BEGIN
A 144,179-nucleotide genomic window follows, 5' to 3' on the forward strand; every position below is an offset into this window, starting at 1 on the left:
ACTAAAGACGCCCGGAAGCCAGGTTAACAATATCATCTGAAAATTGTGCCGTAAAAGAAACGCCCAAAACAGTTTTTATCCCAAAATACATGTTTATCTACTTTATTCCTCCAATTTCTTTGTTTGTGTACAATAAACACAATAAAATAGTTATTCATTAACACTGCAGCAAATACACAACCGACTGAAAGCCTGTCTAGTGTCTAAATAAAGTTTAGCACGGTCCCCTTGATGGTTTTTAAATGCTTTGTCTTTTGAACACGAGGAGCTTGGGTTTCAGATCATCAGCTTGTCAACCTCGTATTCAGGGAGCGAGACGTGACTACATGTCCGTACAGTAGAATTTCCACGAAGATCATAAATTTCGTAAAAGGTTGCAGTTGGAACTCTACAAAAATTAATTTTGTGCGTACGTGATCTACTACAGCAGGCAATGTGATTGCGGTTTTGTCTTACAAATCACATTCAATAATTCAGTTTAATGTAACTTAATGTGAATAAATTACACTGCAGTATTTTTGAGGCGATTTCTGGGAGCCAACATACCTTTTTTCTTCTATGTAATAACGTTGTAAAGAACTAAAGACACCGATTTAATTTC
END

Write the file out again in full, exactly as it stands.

A 144,179-nucleotide genomic window follows, 5' to 3' on the forward strand; every position below is an offset into this window, starting at 1 on the left:
ACTAAAGACGCCCGGAAGCCAGGTTAACAATATCATCTGAAAATTGTGCCGTAAAAGAAACGCCCAAAACAGTTTTTATCCCAAAATACATGTTTATCTACTTTATTCCTCCAATTTCTTTGTTTGTGTACAATAAACACAATAAAATAGTTATTCATTAACACTGCAGCAAATACACAACCGACTGAAAGCCTGTCTAGTGTCTAAATAAAGTTTAGCACGGTCCCCTTGATGGTTTTTAAATGCTTTGTCTTTTGAACACGAGGAGCTTGGGTTTCAGATCATCAGCTTGTCAACCTCGTATTCAGGGAGCGAGACGTGACTACATGTCCGTACAGTAGAATTTCCACGAAGATCATAAATTTCGTAAAAGGTTGCAGTTGGAACTCTACAAAAATTAATTTTGTGCGTACGTGATCTACTACAGCAGGCAATGTGATTGCGGTTTTGTCTTACAAATCACATTCAATAATTCAGTTTAATGTAACTTAATGTGAATAAATTACACTGCAGTATTTTTGAGGCGATTTCTGGGAGCCAACATACCTTTTTTCTTCTATGTAATAACGTTGTAAAGAACTAAAGACACCGATTTAATTTC